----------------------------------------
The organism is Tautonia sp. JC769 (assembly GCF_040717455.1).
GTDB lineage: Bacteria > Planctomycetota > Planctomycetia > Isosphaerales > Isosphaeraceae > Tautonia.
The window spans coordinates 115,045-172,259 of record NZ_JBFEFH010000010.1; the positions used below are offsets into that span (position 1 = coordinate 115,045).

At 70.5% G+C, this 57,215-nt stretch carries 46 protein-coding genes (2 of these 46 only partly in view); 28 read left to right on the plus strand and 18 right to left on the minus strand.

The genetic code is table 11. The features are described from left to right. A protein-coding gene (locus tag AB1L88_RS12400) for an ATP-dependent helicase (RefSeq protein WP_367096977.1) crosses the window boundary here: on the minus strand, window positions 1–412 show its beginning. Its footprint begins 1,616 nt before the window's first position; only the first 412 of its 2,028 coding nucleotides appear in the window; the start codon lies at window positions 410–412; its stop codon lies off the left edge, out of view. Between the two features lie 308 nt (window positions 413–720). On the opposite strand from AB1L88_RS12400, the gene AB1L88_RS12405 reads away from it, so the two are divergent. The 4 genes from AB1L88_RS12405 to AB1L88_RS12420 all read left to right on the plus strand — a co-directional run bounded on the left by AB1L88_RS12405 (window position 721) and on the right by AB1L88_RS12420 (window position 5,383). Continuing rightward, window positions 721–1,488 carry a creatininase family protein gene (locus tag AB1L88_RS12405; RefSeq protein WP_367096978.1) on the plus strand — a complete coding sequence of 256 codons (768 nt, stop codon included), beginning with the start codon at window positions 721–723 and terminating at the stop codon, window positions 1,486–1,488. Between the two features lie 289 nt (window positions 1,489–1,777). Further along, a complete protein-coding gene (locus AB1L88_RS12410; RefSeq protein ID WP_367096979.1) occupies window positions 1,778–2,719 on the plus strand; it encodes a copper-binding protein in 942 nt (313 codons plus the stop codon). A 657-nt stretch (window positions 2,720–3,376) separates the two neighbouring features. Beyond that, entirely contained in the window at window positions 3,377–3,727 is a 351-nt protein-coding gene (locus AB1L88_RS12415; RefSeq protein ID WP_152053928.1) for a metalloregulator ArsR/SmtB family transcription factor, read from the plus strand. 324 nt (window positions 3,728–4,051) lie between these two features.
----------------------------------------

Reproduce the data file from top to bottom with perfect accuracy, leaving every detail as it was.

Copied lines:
The organism is Tautonia sp. JC769 (assembly GCF_040717455.1).
GTDB lineage: Bacteria > Planctomycetota > Planctomycetia > Isosphaerales > Isosphaeraceae > Tautonia.
The window spans coordinates 115,045-172,259 of record NZ_JBFEFH010000010.1; the positions used below are offsets into that span (position 1 = coordinate 115,045).

At 70.5% G+C, this 57,215-nt stretch carries 46 protein-coding genes (2 of these 46 only partly in view); 28 read left to right on the plus strand and 18 right to left on the minus strand.

The genetic code is table 11. The features are described from left to right. A protein-coding gene (locus tag AB1L88_RS12400) for an ATP-dependent helicase (RefSeq protein WP_367096977.1) crosses the window boundary here: on the minus strand, window positions 1–412 show its beginning. Its footprint begins 1,616 nt before the window's first position; only the first 412 of its 2,028 coding nucleotides appear in the window; the start codon lies at window positions 410–412; its stop codon lies off the left edge, out of view. Between the two features lie 308 nt (window positions 413–720). On the opposite strand from AB1L88_RS12400, the gene AB1L88_RS12405 reads away from it, so the two are divergent. The 4 genes from AB1L88_RS12405 to AB1L88_RS12420 all read left to right on the plus strand — a co-directional run bounded on the left by AB1L88_RS12405 (window position 721) and on the right by AB1L88_RS12420 (window position 5,383). Continuing rightward, window positions 721–1,488 carry a creatininase family protein gene (locus tag AB1L88_RS12405; RefSeq protein WP_367096978.1) on the plus strand — a complete coding sequence of 256 codons (768 nt, stop codon included), beginning with the start codon at window positions 721–723 and terminating at the stop codon, window positions 1,486–1,488. Between the two features lie 289 nt (window positions 1,489–1,777). Further along, a complete protein-coding gene (locus AB1L88_RS12410; RefSeq protein ID WP_367096979.1) occupies window positions 1,778–2,719 on the plus strand; it encodes a copper-binding protein in 942 nt (313 codons plus the stop codon). A 657-nt stretch (window positions 2,720–3,376) separates the two neighbouring features. Beyond that, entirely contained in the window at window positions 3,377–3,727 is a 351-nt protein-coding gene (locus AB1L88_RS12415; RefSeq protein ID WP_152053928.1) for a metalloregulator ArsR/SmtB family transcription factor, read from the plus strand. 324 nt (window positions 3,728–4,051) lie between these two features.